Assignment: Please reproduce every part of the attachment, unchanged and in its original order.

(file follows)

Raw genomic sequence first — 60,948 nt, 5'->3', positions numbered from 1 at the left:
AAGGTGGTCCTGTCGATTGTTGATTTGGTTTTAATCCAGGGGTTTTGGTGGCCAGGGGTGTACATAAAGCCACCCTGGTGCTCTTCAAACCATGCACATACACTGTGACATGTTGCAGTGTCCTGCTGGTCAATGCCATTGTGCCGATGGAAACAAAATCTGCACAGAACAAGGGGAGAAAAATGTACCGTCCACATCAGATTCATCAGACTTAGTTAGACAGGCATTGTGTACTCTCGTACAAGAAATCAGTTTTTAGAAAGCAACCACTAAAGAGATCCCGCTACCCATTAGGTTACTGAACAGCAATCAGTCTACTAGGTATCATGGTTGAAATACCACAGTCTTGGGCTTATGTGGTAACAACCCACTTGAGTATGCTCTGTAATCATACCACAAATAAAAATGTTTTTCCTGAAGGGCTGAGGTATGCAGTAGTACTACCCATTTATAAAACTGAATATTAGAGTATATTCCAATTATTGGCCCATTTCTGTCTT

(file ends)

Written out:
Raw genomic sequence first — 60,948 nt, 5'->3', positions numbered from 1 at the left:
AAGGTGGTCCTGTCGATTGTTGATTTGGTTTTAATCCAGGGGTTTTGGTGGCCAGGGGTGTACATAAAGCCACCCTGGTGCTCTTCAAACCATGCACATACACTGTGACATGTTGCAGTGTCCTGCTGGTCAATGCCATTGTGCCGATGGAAACAAAATCTGCACAGAACAAGGGGAGAAAAATGTACCGTCCACATCAGATTCATCAGACTTAGTTAGACAGGCATTGTGTACTCTCGTACAAGAAATCAGTTTTTAGAAAGCAACCACTAAAGAGATCCCGCTACCCATTAGGTTACTGAACAGCAATCAGTCTACTAGGTATCATGGTTGAAATACCACAGTCTTGGGCTTATGTGGTAACAACCCACTTGAGTATGCTCTGTAATCATACCACAAATAAAAATGTTTTTCCTGAAGGGCTGAGGTATGCAGTAGTACTACCCATTTATAAAACTGAATATTAGAGTATATTCCAATTATTGGCCCATTTCTGTCTT